CityUxbridge
Period30/06/092/07/09

Fingerprint

machine tools
Machine tools
Measurement errors
Specifications
positioning
downtime
ambiguity
specifications
isolation

Cite this

Fletcher, S., Longstaff, A., & Myers, A. (2009). Defining and computing machine tool accuracy. In K. Cheng (Ed.), Laser Metrology and Machine Performance IX : 9th International Conference and Exhibition on Laser Metrology, Machine Tool, CMM and Robotic Performance, LAMDAMAP 2009 (pp. 77-86). euspen.
Fletcher, S. ; Longstaff, A. ; Myers, A. / Defining and computing machine tool accuracy. Laser Metrology and Machine Performance IX : 9th International Conference and Exhibition on Laser Metrology, Machine Tool, CMM and Robotic Performance, LAMDAMAP 2009. editor / K. Cheng. euspen, 2009. pp. 77-86
@inproceedings{a960bae02caa4f31aad4e91453b8a7a0,
title = "Defining and computing machine tool accuracy",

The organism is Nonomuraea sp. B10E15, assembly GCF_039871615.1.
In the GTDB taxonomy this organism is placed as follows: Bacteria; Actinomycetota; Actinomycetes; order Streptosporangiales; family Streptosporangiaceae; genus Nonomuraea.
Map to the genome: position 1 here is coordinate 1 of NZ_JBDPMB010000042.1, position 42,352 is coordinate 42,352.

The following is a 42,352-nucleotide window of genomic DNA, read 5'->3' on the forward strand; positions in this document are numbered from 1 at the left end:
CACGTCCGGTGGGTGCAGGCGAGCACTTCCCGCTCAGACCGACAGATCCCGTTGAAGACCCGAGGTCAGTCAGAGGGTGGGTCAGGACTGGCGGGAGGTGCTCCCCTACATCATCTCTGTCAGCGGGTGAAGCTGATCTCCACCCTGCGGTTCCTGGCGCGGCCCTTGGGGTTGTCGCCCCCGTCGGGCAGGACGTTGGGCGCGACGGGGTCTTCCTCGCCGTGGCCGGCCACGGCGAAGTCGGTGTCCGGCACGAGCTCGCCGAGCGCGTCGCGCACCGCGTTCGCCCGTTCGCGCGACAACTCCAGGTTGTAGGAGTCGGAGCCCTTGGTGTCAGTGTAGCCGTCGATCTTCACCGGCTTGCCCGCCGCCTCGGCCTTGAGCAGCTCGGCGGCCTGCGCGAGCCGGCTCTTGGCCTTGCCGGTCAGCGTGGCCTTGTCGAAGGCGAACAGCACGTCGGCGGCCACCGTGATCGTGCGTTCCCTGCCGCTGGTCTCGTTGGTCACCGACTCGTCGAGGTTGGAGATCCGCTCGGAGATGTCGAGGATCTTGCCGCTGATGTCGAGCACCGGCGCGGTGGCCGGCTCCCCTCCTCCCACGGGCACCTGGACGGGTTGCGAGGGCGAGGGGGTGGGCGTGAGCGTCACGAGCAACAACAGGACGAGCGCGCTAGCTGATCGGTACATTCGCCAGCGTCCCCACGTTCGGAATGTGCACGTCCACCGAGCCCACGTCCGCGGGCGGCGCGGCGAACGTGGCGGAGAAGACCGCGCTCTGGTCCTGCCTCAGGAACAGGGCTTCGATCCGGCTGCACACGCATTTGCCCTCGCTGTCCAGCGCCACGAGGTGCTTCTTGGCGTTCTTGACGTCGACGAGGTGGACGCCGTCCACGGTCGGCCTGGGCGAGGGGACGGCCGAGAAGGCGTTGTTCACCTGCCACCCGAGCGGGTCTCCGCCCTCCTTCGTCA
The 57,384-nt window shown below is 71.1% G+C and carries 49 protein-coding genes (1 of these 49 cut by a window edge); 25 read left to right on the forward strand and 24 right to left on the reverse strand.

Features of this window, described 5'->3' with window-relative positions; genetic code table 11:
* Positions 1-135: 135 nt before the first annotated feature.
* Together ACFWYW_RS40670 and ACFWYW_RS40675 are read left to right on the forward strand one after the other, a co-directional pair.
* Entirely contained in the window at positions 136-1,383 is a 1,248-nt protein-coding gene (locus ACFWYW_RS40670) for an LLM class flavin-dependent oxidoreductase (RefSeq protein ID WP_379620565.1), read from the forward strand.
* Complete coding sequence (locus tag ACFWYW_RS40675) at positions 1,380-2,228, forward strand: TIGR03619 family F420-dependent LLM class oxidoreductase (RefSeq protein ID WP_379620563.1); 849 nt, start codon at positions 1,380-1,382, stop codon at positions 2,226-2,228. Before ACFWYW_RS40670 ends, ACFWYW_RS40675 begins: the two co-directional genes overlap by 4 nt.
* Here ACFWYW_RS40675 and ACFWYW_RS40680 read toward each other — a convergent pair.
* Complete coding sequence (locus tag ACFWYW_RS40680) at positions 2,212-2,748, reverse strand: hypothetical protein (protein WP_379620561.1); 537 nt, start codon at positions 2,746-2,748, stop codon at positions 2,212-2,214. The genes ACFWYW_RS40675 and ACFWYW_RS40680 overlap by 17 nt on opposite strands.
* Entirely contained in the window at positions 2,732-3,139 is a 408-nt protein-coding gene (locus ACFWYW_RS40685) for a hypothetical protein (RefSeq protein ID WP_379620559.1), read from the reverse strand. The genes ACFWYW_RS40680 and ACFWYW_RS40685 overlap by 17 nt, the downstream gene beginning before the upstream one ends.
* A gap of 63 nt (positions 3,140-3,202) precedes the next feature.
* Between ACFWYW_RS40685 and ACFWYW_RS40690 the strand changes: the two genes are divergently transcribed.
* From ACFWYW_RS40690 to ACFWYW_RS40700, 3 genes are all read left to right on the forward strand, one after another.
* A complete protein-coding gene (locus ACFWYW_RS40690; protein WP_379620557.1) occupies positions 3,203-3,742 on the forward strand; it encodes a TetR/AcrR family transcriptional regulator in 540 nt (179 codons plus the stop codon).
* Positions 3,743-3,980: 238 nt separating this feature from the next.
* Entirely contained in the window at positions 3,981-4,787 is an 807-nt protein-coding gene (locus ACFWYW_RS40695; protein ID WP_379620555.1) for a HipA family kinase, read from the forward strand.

abstract = "Understanding machine tool performance is important for specifying or comparing machines and for determining capability for production. Machine accuracy has generally been described by the linear positioning accuracy and repeatability of the axes. This specification neglects all other geometric effects such as angular, straightness and squareness errors which can have a significant effect upon the true precision capability of such machines. A more comprehensive way to define a machine's precision would be to specify the accuracy for the full working volume of a machine tool, i.e. the Volumetric Accuracy (VA) taking into account all geometric errors. Existing methods for describing the volumetric accuracy recognised by the standards organisations are the diagonal and step-diagonal methods. These are designed, in part, to be rapid to reduce machine downtime but compromise accuracy and extensibility if used in isolation. The reduction in accuracy is described in detail in the ISO standard 230 part 6 [1]. This paper describes a definition of VA and a methodology for calculating and reporting the performance of a 3-axis cartesian machine tool that significantly reduces ambiguity compared to other methods and supports a broader range of performance assessments. Error measurement methods are discussed with respect to accuracy and test time. An example model is discussed highlighting the ease with which 3D positioning error can be calculated then methods for efficiently determining the proposed volumetric accuracy. The method is extensible in that the data and model describe the machine volume completely and therefore enables a variety of performance assessments for machine comparison or process capability. Examples are provided showing the difference in accuracy using variable volume assessments and also an example part profile. The method also enables easy calculation of the percentage contribution of each geometric component at the volume positions most affecting the volumetric accuracy enabling targeted correction with maximum performance benefit.",